Dural Arteriovenous Fistula (dAVF) and Caroticocavernous Fistula (CCF)

Dural arteriovenous fistula (dAVF) is a relatively rare condition which usually arises after clotting in one of the large veins (dural sinuses) around the brain. When the body’s healing mechanisms attempt to dissolve the clot and recanalise the veins, abnormal connections develop between the arteries supplying the dura (the tough, fibrous lining surrounding the brain which houses the dural sinuses) and the dural sinuses themselves. Occasionally, a dAVF develops in the large vein behind the eyes, the cavernous sinus. In such cases, the lesion is referred to as a caroticocavernous fistula (CCF).

Dural arteriovenous fistulae account for around 10 – 15% of all intracranial vascular malformations. The majority of the patients are asymptomatic while some patients may experience pulsatile tinnitus (a “whooshing” noise heard in the ears in time with the pulse), headaches and visual disturbances. Brain haemorrhage, seizures, weakness and dementia may also result. In the case of CCF, the most common symptoms are protrusion of one or both eyes, eye redness, deterioration of vision, and occasionally pulsatile tinnitus.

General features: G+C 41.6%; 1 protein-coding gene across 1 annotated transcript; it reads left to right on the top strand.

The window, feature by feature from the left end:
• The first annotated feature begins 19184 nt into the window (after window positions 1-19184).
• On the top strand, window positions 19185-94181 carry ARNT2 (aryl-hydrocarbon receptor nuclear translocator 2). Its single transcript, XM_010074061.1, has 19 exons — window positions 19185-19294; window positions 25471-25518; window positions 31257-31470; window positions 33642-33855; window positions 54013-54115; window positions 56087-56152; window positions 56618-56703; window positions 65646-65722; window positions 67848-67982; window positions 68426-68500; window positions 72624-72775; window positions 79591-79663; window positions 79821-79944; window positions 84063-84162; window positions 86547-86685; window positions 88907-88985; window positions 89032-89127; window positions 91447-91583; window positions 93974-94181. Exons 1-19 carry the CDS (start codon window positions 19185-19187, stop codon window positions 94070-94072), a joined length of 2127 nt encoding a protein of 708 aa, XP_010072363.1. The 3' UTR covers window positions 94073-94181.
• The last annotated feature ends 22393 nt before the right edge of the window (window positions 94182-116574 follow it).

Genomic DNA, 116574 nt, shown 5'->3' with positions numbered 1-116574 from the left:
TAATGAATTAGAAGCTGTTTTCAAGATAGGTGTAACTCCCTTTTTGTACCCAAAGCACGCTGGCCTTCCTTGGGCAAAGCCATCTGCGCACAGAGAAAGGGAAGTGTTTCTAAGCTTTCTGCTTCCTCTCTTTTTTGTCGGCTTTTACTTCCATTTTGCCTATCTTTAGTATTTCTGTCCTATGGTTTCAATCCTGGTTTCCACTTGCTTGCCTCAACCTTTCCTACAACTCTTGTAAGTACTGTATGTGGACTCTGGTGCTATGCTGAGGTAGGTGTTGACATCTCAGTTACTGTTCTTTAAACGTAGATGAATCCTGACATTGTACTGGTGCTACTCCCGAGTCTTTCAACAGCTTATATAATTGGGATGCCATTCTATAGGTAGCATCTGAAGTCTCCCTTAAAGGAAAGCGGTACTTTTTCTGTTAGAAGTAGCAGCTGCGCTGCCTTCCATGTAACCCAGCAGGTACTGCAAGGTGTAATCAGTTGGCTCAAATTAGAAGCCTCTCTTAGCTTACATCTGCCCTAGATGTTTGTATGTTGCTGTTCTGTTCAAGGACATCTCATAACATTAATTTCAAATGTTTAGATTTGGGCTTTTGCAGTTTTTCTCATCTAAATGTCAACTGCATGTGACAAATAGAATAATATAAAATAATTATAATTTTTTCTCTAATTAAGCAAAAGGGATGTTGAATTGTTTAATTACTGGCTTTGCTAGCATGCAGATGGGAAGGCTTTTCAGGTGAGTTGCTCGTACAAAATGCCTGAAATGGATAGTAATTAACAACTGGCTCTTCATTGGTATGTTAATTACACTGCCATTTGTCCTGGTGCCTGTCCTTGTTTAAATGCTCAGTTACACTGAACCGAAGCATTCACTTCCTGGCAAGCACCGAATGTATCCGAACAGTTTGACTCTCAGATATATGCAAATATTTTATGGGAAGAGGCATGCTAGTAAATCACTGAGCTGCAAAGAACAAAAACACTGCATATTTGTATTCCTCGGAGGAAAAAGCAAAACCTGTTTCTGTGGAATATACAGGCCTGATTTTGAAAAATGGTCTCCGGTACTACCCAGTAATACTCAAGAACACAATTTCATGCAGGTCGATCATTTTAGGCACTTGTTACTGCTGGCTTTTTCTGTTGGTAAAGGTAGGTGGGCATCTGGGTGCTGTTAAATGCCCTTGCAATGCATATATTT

Diagnosis of dAVF and CCF can be difficult. Occasionally, under the keen eye of an expert neuroradiologist they can be detected on CT or MRI. However, most cases require cerebral angiography (DSA) for definitive diagnosis. In the event that your physician is planning these tests for you, it is strongly advised to have CT and MRI performed by a specialist neuroradiologist, and a DSA performed by an experienced interventional neuroradiologist.

The mainstay of treatment for dAVF and CCF in the 21st century is interventional neuroradiology with embolisation (targeted blocking of abnormal vessels under X-ray guidance).These procedures are performed under general anaesthesia. In the case of dAVF, the treatment is usually performed through a small (3-4mm) incision in the right groin. In the case of CCF, treatment can be conducted through the groin, or occasionally, by inserting a small needle under the eye to puncture the abnormal veins.

Dr Wenderoth has a special interest in dural arteriovenous fistula, and has pioneered and published on several techniques which have revolutionised the way dAVF is treated and led to much more robust and successful cure rates.